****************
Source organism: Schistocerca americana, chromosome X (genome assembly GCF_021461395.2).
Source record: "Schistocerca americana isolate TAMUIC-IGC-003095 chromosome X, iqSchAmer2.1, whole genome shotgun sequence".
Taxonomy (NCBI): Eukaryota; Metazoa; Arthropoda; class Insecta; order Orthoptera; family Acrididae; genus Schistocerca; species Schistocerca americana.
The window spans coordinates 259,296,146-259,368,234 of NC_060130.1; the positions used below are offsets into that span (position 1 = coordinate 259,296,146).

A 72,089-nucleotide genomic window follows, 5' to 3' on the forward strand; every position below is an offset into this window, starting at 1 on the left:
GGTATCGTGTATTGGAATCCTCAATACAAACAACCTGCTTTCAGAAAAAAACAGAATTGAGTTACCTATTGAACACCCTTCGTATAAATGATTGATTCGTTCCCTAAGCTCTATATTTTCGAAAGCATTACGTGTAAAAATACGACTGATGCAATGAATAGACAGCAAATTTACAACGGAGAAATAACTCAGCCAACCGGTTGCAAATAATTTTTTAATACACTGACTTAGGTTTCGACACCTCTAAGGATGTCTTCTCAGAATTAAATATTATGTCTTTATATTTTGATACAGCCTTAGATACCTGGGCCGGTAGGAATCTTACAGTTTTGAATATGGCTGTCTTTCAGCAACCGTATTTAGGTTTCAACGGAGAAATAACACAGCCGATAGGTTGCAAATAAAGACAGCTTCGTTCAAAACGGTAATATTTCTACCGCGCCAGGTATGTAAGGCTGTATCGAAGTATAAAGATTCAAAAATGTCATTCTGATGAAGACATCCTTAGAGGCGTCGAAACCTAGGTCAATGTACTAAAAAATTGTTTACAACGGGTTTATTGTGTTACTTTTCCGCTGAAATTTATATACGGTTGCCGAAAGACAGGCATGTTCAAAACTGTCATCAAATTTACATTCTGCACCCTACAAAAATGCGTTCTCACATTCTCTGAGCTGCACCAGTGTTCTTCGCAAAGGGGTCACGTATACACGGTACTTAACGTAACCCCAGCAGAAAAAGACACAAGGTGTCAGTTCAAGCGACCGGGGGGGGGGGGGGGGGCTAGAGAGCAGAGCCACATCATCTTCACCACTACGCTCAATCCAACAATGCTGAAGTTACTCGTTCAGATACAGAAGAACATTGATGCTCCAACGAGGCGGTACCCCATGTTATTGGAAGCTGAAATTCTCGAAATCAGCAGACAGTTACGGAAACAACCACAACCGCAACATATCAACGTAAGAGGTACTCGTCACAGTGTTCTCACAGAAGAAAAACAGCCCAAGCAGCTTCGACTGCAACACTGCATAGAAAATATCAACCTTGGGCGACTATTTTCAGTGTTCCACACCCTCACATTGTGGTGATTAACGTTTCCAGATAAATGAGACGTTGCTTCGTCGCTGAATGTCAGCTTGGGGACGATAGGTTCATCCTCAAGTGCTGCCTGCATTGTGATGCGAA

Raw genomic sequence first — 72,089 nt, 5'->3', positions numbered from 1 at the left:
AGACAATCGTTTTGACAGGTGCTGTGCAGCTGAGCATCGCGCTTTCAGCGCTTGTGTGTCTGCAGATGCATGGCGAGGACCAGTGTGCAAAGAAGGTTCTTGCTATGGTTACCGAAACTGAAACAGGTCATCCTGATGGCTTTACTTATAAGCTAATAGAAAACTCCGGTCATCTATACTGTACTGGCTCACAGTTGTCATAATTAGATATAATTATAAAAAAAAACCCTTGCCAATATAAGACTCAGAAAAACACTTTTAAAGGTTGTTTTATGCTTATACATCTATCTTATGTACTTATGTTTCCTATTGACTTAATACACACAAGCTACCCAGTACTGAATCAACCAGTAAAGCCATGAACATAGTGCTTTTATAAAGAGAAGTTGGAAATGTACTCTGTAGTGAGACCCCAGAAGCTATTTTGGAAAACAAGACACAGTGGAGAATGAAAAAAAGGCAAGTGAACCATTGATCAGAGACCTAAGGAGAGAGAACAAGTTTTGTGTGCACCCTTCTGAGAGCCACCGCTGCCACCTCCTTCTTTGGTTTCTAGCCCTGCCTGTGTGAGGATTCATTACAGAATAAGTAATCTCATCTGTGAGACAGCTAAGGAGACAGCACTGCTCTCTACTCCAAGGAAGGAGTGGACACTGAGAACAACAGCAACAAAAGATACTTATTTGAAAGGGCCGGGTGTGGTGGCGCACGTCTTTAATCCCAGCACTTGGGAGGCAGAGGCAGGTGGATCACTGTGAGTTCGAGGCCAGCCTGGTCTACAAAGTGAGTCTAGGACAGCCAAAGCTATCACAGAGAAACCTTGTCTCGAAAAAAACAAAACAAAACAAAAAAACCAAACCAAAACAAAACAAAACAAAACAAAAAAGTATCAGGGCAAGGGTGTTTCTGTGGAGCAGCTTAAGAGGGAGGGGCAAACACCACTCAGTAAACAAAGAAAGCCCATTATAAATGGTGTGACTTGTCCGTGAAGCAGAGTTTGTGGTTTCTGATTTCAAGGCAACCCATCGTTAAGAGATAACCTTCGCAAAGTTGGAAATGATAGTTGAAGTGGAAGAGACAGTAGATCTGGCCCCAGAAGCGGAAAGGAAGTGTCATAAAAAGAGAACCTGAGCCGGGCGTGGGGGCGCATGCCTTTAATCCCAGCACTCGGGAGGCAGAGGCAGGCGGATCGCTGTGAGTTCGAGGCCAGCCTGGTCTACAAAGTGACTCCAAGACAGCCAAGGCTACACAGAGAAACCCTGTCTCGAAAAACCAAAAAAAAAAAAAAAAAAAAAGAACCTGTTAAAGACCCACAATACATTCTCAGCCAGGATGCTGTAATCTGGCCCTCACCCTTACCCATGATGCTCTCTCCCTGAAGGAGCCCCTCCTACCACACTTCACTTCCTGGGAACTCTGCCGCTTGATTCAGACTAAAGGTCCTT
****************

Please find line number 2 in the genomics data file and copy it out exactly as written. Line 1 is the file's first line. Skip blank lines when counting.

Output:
Source record: "Schistocerca americana isolate TAMUIC-IGC-003095 chromosome X, iqSchAmer2.1, whole genome shotgun sequence".